The currency question, despite threats from Mark Carney about the possibility of achieving currency union or parity, is arguably possible based on a similar model by the Isle of Man. Guido Fawkes outlines the possibilities of parity-Pound based on the Manx model, who manage parity despite a continued lack of oil reserves. Salmond himself has also recognised the Manx Pound, though unfortunately refers to the island as a “tax haven” betraying his statemanship.

Then Scotland has its oil. How much they have, and whether it is actually theirs, England’s or Shetland’s remains to be seen. One thing is clear, the Isle of Man doesn’t have any yet we manage to fund ourselves (though apparently we’re going to have a look).

Perhaps the Isle of Man is closer to what Salmond may actually want, Devo-Max. We’re able to benefit from a close working relationship with the UK but remain autonomous, enjoying the best of both worlds.

Perhaps the better option would be to elect Groundskeeper Willy:

My Bitcoin experience

Pixelated BitcoinYou’ll have heard of Bitcoin and the possibly cryptically named cryptocurrencies that are generating some interest in financial circles, well, everywhere but the big banks.

Bitcoin and similar schema represents an alternative to “fiat” currencies such as Pound Sterling, Euro, etc. You purchase Bitcoins on an exchange with either a web site or a smartphone, you find somewhere (or somebody) that accepts Bitcoin, they flash you wish a QR code and voila, you’ve debited enough cash to purchase a smoothie.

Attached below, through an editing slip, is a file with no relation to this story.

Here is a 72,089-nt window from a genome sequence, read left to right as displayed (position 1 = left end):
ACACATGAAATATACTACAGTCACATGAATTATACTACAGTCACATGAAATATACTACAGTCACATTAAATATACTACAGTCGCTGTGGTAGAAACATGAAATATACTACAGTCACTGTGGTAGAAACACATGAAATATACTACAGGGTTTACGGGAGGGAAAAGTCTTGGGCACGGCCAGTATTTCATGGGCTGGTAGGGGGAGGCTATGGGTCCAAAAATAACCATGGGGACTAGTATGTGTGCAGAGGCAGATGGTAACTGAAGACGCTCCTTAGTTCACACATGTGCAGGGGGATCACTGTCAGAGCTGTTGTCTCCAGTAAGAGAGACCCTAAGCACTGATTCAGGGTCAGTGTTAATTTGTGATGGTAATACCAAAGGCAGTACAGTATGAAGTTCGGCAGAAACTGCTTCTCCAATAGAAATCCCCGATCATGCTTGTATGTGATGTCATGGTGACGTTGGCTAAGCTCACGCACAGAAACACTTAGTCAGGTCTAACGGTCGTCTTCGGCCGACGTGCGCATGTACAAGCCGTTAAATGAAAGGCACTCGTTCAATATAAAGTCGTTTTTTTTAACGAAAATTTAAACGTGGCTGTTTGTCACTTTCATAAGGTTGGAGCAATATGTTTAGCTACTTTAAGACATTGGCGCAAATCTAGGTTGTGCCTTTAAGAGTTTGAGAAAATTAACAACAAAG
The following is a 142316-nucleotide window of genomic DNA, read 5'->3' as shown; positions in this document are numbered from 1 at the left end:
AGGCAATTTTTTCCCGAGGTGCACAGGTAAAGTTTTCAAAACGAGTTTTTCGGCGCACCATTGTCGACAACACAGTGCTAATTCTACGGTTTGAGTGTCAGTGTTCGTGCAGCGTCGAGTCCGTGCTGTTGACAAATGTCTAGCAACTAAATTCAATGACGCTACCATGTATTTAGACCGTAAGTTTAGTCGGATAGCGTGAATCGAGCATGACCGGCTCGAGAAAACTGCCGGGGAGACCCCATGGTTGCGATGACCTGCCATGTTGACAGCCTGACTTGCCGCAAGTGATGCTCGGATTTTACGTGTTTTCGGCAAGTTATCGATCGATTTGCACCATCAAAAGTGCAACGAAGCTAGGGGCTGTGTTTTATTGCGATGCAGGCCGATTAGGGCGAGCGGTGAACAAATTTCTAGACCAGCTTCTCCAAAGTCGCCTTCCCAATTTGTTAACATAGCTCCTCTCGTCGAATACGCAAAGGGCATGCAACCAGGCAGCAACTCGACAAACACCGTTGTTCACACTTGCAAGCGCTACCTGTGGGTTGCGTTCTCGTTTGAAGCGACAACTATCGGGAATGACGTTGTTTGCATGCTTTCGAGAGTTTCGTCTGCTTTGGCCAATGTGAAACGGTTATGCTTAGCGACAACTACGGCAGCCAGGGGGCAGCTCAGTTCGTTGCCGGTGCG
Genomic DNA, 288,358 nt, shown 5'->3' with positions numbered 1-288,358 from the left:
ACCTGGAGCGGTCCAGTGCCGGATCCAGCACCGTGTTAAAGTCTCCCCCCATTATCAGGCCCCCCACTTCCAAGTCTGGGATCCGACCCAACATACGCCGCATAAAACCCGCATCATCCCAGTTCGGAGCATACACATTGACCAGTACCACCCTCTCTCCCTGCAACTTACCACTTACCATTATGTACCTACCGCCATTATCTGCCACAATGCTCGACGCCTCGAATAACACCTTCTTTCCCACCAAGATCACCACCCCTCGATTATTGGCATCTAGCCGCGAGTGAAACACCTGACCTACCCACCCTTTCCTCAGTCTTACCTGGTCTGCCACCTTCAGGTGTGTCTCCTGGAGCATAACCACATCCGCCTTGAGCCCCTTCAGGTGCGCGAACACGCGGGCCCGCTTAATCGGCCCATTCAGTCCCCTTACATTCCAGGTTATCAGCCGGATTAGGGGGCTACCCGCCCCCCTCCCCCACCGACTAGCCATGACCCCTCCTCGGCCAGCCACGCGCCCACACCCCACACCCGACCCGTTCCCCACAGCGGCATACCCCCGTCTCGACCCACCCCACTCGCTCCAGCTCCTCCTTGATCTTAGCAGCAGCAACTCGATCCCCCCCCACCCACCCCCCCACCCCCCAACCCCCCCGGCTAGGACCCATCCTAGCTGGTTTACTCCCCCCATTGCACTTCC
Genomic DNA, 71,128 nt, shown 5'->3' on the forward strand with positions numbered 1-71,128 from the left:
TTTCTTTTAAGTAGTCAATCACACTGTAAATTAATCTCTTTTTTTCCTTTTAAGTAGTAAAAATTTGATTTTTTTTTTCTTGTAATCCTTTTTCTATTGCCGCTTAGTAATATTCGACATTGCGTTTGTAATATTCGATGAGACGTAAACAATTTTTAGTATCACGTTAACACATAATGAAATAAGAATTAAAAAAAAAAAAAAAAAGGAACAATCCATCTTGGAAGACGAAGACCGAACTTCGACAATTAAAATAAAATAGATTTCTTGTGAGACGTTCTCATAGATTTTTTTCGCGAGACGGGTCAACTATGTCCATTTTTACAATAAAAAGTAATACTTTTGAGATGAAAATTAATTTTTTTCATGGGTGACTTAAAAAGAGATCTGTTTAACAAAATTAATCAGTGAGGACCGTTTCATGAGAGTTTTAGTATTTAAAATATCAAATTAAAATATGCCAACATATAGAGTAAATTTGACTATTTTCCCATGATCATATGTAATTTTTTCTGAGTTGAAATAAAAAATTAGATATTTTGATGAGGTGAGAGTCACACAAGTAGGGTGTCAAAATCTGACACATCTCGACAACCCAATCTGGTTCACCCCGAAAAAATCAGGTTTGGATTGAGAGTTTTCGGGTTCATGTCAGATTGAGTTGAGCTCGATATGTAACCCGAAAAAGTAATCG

It sounds simple, but even as an IT professional, I have to admit to struggling to understand it and the paradigm. How can a so-called “virtual currency” be trusted? What about the end user, the consumer who wants to pay for their shopping? Flashing QR codes and requiring a smartphone is perhaps too much for some (including me).

To help convince me, I was treated to lunch at Java Lounge in Douglas, one of a growing number of cryptocurrency-accepting outlets on the island. My host asked to pay by Bitcoin and was given a receipt containing a QR code which was scanned by his iPhone-app and the amount of the bill debited from his “account”. Pretty slick.

Rewind a couple of days

Which is sweet, if you’re an iPhone or Android user. As a Windows Phone user, I’m left with an abortion of an app  which on first execution leaves the user with the screen:


What am I supposed to do with that? Swipe right and I get to “log in”:


… with a GUID! Which I have to type on a smartphone keyboard!

Perhaps I should now mention that the Blockchain site I registered on briefly displayed a GUID which I struggled to later find to be able to enter in these fields. Which failed to log me in anyway.

Ok, maybe I was being dense.

Back to today

As a test, I have a small amount in my “account”. Well, it’s not an account yet, it’s just a QR code.


This was generated using the POS terminal, but is just as easily achieved using an “app”.

I now have to realise this as cash. So I go to the suggested website at Coinkite and “Sign up” to convert the voucher code on the receipt into currency in an account so I can spend it. Except, the web site “Sign up” form doesn’t work except if you use Chrome.